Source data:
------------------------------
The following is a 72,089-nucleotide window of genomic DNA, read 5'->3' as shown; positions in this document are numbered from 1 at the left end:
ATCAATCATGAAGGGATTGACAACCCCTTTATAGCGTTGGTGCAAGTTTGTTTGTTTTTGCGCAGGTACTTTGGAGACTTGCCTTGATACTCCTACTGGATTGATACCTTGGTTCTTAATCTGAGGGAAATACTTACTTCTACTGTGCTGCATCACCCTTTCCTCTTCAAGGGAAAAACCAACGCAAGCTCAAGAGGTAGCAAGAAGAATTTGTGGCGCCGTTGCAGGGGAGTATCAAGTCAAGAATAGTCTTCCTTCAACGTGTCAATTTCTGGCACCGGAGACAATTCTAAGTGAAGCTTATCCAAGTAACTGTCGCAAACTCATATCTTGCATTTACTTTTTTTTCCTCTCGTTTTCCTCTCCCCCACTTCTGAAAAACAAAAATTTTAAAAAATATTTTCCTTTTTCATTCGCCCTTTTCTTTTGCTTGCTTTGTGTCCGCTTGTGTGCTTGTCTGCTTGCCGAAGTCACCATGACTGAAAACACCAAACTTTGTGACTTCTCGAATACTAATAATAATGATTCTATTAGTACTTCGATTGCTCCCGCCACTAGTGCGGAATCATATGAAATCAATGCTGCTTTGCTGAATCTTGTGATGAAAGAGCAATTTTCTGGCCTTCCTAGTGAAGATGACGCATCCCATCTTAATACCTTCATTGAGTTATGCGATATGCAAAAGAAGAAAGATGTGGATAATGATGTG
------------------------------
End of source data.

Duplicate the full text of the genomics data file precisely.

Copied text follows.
The following is a 72,089-nucleotide window of genomic DNA, read 5'->3' as shown; positions in this document are numbered from 1 at the left end:
ATCAATCATGAAGGGATTGACAACCCCTTTATAGCGTTGGTGCAAGTTTGTTTGTTTTTGCGCAGGTACTTTGGAGACTTGCCTTGATACTCCTACTGGATTGATACCTTGGTTCTTAATCTGAGGGAAATACTTACTTCTACTGTGCTGCATCACCCTTTCCTCTTCAAGGGAAAAACCAACGCAAGCTCAAGAGGTAGCAAGAAGAATTTGTGGCGCCGTTGCAGGGGAGTATCAAGTCAAGAATAGTCTTCCTTCAACGTGTCAATTTCTGGCACCGGAGACAATTCTAAGTGAAGCTTATCCAAGTAACTGTCGCAAACTCATATCTTGCATTTACTTTTTTTTCCTCTCGTTTTCCTCTCCCCCACTTCTGAAAAACAAAAATTTTAAAAAATATTTTCCTTTTTCATTCGCCCTTTTCTTTTGCTTGCTTTGTGTCCGCTTGTGTGCTTGTCTGCTTGCCGAAGTCACCATGACTGAAAACACCAAACTTTGTGACTTCTCGAATACTAATAATAATGATTCTATTAGTACTTCGATTGCTCCCGCCACTAGTGCGGAATCATATGAAATCAATGCTGCTTTGCTGAATCTTGTGATGAAAGAGCAATTTTCTGGCCTTCCTAGTGAAGATGACGCATCCCATCTTAATACCTTCATTGAGTTATGCGATATGCAAAAGAAGAAAGATGTGGATAATGATGTG